For 30 years now, COD has been recognizing someone for the Woman of Distinction award to help celebrate Women’s History month in March.
The award is also is in memory of Adade Wheeler, history faculty member at the college who initiated women’s studies courses, founded the COD Women’s Resource Center and authored two books about women in Illinois history.
The award is presented to a female who has made outstanding contributions to the professional and/or personal advancement of women. 2012’s winner was community member, Colleen Heflin.
Heflin has a vast background of accomplishments such as being a chair for the Take Back the Night DuPage (an organization that serves to create safe communities and respectful relationships), mentoring youth by volunteering for Youth Outlook, and being a member of Public Affairs through the Illinois Coalition Against Sexual Assault.
“To have won this award last year was a true honor. I have had the privilege of knowing a few of the women who have won this award in the past and they are true mentors to me in life and are part of the reason why I am in the field that I am in and have such passion for it,” said Heflin.
All staff, faculty, and administration is able to nominate a woman they feel deserves this kind of recognition. Co-chairs Julie Durrer and Shaheen Chowdhury, both sociology professors, have been running the event the past few years.
“This event recognizes contributions women have made in the lives of other women,” commented Durrer.
Durrer and Chowdhury look for women who are active and making strides in their community while inspiring other women to do the same.
There are about 20 people on the Women’s Studies Committee here at the college who all help plan the event every year and decide winners.
This year’s winner is art professor, Jennifer Hereth. She has been working at the college for 18 years.
Hereth is committed to making sure that alumni and former student, Jackie Withers, is able to take her organization, the Bessie Coleman Fly Girls, to the White House this April to be honored by the president and his family.
This organization’s mission is to make it possible for Black and Hispanic teenage girls at risk to learn to fly and get scholarships for college.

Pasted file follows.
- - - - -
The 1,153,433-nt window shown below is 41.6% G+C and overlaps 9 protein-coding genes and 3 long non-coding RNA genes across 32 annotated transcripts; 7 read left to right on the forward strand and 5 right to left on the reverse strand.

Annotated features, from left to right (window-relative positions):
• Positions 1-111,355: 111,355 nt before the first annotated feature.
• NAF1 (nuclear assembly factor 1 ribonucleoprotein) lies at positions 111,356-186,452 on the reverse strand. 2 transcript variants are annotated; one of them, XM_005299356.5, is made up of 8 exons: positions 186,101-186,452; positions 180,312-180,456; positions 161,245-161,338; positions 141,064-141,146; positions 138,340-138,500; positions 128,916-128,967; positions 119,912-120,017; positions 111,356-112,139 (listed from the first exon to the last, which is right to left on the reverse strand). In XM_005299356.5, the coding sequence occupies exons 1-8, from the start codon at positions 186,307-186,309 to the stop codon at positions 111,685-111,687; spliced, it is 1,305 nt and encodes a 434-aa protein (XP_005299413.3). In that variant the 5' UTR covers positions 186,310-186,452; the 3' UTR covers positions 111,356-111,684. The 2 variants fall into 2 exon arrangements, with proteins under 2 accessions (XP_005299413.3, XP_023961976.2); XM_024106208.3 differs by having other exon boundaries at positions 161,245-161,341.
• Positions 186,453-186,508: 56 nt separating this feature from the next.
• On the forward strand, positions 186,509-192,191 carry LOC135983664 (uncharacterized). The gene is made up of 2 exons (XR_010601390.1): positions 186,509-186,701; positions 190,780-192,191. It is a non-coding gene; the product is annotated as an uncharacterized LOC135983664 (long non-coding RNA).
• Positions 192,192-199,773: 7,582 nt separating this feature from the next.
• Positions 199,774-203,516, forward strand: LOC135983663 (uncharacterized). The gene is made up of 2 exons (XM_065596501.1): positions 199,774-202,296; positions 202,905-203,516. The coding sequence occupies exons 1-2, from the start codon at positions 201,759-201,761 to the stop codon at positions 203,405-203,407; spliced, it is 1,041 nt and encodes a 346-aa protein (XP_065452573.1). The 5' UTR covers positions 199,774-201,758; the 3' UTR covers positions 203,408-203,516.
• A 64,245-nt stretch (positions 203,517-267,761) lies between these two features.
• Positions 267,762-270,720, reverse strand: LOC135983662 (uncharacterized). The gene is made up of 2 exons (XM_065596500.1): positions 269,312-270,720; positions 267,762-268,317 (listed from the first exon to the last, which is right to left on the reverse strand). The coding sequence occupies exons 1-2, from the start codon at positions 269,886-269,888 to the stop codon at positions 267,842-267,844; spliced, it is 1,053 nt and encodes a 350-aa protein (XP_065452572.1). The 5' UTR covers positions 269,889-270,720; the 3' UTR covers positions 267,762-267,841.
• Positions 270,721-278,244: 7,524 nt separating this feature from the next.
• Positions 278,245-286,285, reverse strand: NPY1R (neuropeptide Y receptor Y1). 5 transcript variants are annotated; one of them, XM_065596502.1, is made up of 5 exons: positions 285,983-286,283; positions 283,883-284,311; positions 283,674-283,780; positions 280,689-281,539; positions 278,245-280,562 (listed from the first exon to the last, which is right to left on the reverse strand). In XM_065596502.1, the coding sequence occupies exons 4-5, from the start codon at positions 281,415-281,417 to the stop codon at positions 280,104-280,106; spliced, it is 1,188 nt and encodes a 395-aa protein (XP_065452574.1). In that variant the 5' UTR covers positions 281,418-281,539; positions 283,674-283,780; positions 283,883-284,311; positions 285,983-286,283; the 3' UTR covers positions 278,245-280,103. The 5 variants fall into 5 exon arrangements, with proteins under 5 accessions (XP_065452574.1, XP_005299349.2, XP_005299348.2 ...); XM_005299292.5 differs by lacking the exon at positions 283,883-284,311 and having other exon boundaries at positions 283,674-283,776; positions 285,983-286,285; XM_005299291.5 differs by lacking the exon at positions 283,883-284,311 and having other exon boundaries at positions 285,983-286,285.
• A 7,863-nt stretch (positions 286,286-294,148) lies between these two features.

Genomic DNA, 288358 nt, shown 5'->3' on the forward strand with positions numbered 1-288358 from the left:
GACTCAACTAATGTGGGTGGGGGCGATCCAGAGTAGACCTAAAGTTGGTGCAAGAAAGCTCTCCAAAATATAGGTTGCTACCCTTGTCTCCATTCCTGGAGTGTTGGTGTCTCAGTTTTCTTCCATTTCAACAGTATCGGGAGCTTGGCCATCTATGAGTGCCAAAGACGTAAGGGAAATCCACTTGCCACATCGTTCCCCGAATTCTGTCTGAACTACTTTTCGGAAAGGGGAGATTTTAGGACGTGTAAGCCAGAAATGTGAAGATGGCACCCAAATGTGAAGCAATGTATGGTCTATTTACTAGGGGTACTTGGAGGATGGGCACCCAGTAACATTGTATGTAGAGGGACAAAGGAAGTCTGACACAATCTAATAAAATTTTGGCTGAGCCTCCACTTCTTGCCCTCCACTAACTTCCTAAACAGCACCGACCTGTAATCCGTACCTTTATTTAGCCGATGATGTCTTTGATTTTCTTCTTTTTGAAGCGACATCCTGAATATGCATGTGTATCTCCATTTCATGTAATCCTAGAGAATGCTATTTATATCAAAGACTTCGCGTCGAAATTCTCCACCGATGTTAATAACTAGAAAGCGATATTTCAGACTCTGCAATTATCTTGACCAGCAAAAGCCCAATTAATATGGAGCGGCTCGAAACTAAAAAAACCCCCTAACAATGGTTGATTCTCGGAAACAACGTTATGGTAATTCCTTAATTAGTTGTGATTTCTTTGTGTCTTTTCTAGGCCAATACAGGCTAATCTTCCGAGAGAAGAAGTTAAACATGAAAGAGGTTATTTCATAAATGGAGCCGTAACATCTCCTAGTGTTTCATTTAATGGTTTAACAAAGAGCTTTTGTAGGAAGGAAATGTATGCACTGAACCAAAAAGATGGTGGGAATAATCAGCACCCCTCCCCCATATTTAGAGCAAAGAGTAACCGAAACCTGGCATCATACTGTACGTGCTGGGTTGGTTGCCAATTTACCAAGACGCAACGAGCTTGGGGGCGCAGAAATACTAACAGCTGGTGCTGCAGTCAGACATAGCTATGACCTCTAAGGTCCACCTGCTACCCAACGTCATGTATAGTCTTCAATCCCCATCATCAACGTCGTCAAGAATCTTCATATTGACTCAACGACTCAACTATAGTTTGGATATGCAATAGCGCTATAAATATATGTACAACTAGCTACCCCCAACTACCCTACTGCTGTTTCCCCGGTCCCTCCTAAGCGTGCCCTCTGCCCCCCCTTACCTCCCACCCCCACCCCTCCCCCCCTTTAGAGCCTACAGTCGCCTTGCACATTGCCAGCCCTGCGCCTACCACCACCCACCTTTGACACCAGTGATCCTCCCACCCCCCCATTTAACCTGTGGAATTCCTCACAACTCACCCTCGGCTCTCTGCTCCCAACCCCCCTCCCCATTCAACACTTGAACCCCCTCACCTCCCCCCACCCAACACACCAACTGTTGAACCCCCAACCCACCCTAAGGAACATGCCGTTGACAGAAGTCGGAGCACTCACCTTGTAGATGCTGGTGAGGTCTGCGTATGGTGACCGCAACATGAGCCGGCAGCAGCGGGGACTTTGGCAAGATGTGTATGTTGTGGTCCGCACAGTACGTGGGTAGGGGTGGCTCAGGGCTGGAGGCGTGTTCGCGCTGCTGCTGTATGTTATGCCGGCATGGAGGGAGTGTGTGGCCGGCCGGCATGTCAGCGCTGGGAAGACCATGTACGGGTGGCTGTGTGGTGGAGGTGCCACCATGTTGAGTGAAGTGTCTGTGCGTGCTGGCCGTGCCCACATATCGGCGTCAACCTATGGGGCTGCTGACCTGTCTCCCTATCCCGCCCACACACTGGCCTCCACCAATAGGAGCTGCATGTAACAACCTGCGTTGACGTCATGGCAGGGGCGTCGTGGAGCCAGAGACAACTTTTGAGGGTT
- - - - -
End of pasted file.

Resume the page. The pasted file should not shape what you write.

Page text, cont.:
“What women bring to the workplace is special, but we are not represented enough at the top of organizations,” commented Hereth when asked why women equality and empowerment is so important to her. She is determined to encourage young women to make a difference.
Hereth has also had a lifelong concern for the intellectual and emotional development of teenage boys and girls.
She invented the Teenage Archetype card deck for therapists, creative writing teachers, and high school counselors to use for helping teenagers express their feelings through vocabulary. 100% of the profits go to support teen causes. Hereth is also passionate about bringing out the artists in young people.
Her current series in the painting studio is a series of ten paintings of Syrian people in protest who have decorated their faces with nationalistic colors for protest.
From participating in Domestic Violence fairs to coordinating book drives the list of Hereth’s achievements goes on and on.
She and the nominees will be recognized at the Annual Woman of Distinction award ceremony on Wed., March 20 at 7 PM in SRC 2000G. The keynote speaker of this event will be UIC’s Associate
Professor of Political Science and Latin American and Latin Studies, Amalia Pallares, who has published a book that analyzes social movements in Ecuador, edited and developed manuscripts that deal with immigration movements, and many other accomplishments. Anyone is welcome to attend the ceremony.